I was reminded tonight of a thought that crossed my mind a few days ago. The other day, I was browsing this thread on the Concept Art website (HT: Stephen Hendersen) of a gentleman who started as a complete novice artistically, but challenged himself to work on a painting or sketch everyday. While I was noting the progress he made, I made a connection that probably should’ve been obvious to me long before now.

When a artist begins a painting, he generally begins by first painting the background. This gives us an idea of the overall context for the picture. Is it nighttime? Is it indoors or out? As he continues on the painting, he’ll move on to the larger items in the foreground, creating trees or furniture, and as he’s nearing completion, he’ll add the finishing touches and the fine details. As I was looking at the stars tonight, I was struck by the similarities that this has to God’s own creation. When God created the world, he began with the background; light and darkness, sun, moon, and stars. As he progressed, he moved on to larger elements of the foreground, the earth and waters, and finally as he fashioned the earth, he formed the landscape, the animals, and finally mankind. And man and woman were the final touches that made his creation very good.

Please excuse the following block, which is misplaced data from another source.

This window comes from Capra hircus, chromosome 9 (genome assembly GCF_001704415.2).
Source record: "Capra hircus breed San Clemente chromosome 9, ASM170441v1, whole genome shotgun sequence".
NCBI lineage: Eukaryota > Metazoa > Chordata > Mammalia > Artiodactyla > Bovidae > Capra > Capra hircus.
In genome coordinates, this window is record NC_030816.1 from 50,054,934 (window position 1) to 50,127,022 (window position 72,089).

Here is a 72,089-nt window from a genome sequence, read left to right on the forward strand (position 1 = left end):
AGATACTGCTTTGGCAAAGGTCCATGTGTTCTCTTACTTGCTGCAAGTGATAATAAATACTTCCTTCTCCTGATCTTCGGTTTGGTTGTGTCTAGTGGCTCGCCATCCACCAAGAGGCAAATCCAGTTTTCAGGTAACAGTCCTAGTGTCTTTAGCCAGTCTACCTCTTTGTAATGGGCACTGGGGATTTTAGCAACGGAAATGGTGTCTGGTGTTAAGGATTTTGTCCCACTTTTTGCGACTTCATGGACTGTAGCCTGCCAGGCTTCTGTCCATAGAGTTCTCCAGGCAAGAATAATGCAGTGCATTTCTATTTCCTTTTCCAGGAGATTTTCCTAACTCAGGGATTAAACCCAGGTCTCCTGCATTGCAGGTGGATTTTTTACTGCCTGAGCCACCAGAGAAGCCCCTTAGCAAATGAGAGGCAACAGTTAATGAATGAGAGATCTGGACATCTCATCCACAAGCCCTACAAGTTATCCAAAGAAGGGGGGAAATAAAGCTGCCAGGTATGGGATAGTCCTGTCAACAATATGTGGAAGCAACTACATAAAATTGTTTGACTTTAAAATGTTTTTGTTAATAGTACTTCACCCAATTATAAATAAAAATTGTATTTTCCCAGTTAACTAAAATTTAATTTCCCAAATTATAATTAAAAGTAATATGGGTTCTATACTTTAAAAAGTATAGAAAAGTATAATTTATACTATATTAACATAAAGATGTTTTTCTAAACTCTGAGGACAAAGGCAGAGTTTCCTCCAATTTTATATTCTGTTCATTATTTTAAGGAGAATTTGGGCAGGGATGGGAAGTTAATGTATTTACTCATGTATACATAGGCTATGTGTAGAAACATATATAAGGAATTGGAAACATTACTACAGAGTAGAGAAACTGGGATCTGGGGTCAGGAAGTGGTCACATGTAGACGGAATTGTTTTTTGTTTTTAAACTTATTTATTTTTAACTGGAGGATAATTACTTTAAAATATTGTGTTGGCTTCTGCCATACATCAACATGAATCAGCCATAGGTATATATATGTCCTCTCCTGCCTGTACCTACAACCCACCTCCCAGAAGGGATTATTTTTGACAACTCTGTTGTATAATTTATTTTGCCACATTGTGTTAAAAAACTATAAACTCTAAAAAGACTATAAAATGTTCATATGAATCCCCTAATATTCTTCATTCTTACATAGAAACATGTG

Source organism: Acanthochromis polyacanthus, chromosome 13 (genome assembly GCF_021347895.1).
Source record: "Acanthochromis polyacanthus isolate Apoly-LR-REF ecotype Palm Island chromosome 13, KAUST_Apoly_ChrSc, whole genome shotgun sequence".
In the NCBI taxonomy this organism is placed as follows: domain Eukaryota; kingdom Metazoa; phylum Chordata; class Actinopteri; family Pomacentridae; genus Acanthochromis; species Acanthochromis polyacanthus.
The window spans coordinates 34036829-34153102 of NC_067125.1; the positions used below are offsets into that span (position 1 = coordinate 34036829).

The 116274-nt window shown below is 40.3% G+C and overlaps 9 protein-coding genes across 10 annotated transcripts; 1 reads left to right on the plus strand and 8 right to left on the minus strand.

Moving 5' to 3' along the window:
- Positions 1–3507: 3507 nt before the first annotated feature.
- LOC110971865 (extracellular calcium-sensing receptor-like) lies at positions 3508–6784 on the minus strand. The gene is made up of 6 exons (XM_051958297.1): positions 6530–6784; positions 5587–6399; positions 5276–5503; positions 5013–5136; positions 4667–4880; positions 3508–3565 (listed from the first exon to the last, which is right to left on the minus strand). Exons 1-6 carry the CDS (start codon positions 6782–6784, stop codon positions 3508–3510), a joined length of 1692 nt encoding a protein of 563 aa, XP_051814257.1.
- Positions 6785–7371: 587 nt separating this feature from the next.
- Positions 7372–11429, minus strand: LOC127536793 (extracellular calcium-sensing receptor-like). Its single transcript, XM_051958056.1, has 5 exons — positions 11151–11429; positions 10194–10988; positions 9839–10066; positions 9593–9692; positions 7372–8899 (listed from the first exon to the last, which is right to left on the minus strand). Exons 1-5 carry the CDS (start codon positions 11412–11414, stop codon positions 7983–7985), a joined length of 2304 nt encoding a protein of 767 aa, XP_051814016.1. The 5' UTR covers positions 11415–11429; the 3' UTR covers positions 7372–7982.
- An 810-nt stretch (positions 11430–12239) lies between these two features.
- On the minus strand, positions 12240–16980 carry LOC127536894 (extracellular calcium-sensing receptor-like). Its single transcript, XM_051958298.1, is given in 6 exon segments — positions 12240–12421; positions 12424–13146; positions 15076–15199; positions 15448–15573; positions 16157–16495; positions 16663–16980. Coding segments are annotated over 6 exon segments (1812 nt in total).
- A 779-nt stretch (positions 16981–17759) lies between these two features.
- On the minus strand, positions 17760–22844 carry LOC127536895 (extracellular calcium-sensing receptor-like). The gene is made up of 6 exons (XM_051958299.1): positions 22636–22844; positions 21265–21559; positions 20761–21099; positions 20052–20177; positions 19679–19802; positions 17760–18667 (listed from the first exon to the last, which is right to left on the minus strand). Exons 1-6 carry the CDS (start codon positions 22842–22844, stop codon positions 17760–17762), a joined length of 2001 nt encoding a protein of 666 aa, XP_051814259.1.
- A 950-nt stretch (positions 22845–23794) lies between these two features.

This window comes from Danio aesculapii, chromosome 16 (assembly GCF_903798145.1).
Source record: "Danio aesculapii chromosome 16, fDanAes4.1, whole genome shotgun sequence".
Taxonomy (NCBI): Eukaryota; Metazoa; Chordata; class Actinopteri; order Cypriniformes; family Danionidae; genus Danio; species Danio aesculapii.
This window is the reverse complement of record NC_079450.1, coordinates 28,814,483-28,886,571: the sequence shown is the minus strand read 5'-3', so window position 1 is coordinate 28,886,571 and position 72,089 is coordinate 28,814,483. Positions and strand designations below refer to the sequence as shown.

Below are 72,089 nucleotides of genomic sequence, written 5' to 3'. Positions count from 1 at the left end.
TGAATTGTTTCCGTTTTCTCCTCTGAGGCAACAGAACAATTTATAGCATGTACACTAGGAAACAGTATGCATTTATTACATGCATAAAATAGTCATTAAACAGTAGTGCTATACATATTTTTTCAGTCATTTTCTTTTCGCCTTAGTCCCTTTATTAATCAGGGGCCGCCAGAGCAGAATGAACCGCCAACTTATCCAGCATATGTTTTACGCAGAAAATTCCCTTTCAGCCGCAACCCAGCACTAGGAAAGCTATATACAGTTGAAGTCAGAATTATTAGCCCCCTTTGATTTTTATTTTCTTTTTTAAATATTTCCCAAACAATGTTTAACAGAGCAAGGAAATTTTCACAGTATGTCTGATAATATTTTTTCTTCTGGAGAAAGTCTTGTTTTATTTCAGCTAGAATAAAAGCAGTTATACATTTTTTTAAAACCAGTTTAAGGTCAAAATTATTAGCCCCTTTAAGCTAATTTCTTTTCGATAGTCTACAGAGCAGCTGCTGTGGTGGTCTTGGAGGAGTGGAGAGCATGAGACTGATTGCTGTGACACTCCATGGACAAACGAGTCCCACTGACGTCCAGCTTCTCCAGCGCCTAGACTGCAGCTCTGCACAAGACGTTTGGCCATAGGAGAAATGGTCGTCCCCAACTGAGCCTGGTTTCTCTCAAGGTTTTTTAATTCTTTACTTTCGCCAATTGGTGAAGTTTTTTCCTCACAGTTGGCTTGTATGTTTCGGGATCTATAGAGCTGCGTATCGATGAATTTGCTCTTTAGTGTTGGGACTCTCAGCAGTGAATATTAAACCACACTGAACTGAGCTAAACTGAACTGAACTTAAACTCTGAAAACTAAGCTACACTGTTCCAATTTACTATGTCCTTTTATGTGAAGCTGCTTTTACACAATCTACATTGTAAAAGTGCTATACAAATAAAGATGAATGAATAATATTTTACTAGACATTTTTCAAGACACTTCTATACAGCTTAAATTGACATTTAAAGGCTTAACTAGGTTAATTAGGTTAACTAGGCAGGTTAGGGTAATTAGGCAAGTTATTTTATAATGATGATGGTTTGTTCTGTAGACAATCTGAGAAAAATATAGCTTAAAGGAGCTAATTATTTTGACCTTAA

I think that oftentimes, we give lip-service to God, citing him as ultimate creator, the first artist and so on, but that is as far as we go. What we often fail to notice is this initial act of creation was not just a science project or a good and true story, but it is also the retelling of the first painting. It is the retelling of God the Artist’s work of art and what a work of art it is.

I often find myself hopping in my car to drive two or three blocks. I will toast a bagel in the morning because it would take too long to make a real breakfast. And many times I seem to prefer typing something out because it would take too long to write it out longhand on a piece of paper (or worse, I won’t check it for errors, because I’m in a hurry). This seems to be a pretty common occurrence in our society. This idea of always ‘hurrying’. Why is this? I think that our society, in the same way we are generally ruled by money (and are often poor stewards of it), we are also generally ruled by and are poor stewards of our time.